This is because butterflies throughout the globe are appreciated by the people who live near them. They are today’s application of the “canary in the coalmine”. When the butterfly population anywhere on earth is failing people notice it! They are telling us whenever something is wrong in the environment.
The Butterfly’s Value As A Pollinator
Three-quarters of the world’s flowering plants and 35% of the world’s food crops require animal pollination to reproduce: USDA. We know that the bee is essential to pollination but the butterflies are responsible for 20% of global pollination. They are important in our lives.
So, Is There A Problem?
Oh yes! Throughout the world, we are losing pollinators. Pollinators are suffering the same losses as other species. They are disappearing because of habitat loss, degradation, and fragmentation. They suffer from the same disease and pollution as other creatures.
The monarch’s specific problem stems from habitat loss; milkweed, which grew everywhere in the pastures of my childhood, is disappearing all over the world, and the monarch can’t reproduce without it.
Enter The Backyard Gardener
Here we have a prime example of the value of digging in the dirt. It doesn’t take much. Plant your garden just as you like it. Grow what you want, enjoy the pleasure and the exercise, and the beauty that you create. Just add something for the pollinators. This is pretty easy; add flowering plants for nectar, some branches for shelter, and plants for the butterfly to lay her eggs on.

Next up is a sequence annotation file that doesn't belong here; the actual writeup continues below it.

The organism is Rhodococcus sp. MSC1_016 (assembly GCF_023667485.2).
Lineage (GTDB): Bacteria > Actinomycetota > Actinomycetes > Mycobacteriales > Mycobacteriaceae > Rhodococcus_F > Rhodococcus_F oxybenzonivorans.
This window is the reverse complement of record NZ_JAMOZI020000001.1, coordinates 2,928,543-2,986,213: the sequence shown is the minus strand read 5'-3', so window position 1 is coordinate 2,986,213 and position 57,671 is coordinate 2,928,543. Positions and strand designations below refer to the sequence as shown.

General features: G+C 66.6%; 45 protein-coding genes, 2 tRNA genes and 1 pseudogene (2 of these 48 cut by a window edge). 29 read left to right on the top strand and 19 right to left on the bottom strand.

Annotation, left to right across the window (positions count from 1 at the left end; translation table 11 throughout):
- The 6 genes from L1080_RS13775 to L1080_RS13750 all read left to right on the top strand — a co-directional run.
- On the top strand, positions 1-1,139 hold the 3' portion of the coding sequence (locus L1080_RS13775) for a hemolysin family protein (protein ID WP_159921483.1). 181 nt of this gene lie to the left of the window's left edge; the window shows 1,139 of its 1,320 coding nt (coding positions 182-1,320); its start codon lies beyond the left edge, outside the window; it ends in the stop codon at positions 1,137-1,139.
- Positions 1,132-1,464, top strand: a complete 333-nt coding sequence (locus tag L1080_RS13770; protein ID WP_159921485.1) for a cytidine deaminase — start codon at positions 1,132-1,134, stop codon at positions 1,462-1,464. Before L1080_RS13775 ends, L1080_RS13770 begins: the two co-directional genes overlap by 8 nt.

People like to talk about making a difference. Well planting for the pollinators is not grandiose but anybody can do it and it works!
What The Butterfly Needs
This is Bee Balm, an all purpose pollinator plant which will attract bees, butterflies, and hummingbirds. Not only is it a garden “Hat Trick” but when our early American ancestors rashly dumped the British Tea into Boston Harbor they learned to make tea out of this!
It is native to much of North America and should be easy to find in zones 3-9.
In terms of dinner, the butterfly is eclectic and open-minded. Plant a variety of colors, shapes, and sizes. If you like them the butterflies will too. In terms of laying eggs, however, the butterfly is specific. Each butterfly variety has a select few plants, often just one on which it will lay its eggs.
The Monarch will only lay eggs on milkweed. It must be milkweed, which contains a poison. The butterfly caterpillar doesn’t mind. He chews it up and it protects him from predators who avoid him like the plague. ( I can find only two bird species which will eat a monarch caterpillar.)
The interesting point is that as the monarch covers as much as 3000 miles in a trip, and it happens twice per year, they will use all of the many varieties of milkweed they encounter along the way. It can be any milkweed, it just has to be milkweed!
So add some milkweed to your garden.
Anybody Can Be Part Of This!